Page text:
Coastal Bays Scores C+ On Health Report Card

BERLIN – The C+ grade assigned to the coastal bays watershed overall shows the waterways are at the top end of moderate health, but fall short of good health, according to the 2008 report card.

“It’s not a total disaster but there’s a lot of room for improvement in the watershed,” said Dave Wilson, director of the Maryland Coastal Bays Program.

“There’s a lot to work on,” said Dr. Jana Davis, chief scientist of the Chesapeake Bay Trust.

The coastal bays were scored on water quality elements: total nitrogen, total phosphorous, chlorophyll a and dissolved oxygen. The populations of sea grass and hard clams were also assessed.

Taken together, the six waterways of the coastal bays showed good chlorophyll a, rated at good to very good. Dissolved oxygen and total nitrogen scores veered all over the scale, from very good to poor. Phosphorous assessment showed the least variation in ratings among the waterways, showing moderate to good scores.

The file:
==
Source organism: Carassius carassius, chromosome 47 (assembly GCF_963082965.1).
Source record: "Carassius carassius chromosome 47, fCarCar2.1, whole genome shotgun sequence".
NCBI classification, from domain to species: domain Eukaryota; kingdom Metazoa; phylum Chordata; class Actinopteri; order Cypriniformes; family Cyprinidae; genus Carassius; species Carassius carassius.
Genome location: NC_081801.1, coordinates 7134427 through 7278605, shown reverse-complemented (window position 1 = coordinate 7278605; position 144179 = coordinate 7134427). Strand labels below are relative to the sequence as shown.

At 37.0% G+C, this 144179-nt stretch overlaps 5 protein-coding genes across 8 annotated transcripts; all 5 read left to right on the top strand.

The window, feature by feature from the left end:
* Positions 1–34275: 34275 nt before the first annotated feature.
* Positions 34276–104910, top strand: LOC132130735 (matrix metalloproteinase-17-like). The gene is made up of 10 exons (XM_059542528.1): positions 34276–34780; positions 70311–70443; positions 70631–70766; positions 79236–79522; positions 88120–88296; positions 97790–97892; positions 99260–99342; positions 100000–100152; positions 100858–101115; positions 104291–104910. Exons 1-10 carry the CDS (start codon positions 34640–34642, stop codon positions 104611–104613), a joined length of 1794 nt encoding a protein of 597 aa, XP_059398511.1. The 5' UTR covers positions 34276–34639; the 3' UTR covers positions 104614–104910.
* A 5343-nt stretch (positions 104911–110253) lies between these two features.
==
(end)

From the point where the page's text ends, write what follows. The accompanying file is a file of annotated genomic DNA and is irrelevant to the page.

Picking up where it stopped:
Hard clams and sea grass were at the opposite end of the spectrum, at poor to very poor, although sea grass in Sinepuxent Bay came in at very good.

The waterways within the coastal bays watershed, five bays and one river, ranged from a B grade to a D+ with Sinepuxent Bay, representing about 5 percent of the watershed, receiving a B.

“Sinepuxent Bay has always been our jewel, our gem, but it’s seen some declines recently,” said Wilson.

Chincoteague Bay, long considered nearly pristine, was awarded a B-. This bay, about 64 percent of the watershed, showed very good water quality scores on three fronts, with moderate phosphorous, but sea grasses and hard clams showed poor and very poor scores.

Isle of Wight Bay received a C+ grade. Total phosphorous and dissolved oxygen scored lower than chlorophyll a or total nitrogen, and sea grasses and hard clams were both rated poor.

Assawoman Bay was awarded a C grade, with good chlorophyll a, but received moderate scores for dissolved oxygen and nutrients. Hard clams and sea grasses showed poor scores.

Newport Bay received a D+, as did the St. Martin River. According to the report card, both bodies of water are heavily influenced by upland run off. Newport Bay had slightly better scores for dissolved oxygen and sea grasses than the river, but sea grasses made a bad showing in both.

“The trend isn’t continuing to fall off the table. The St. Martin River seems to have leveled out and even improved a little bit,” said Wilson.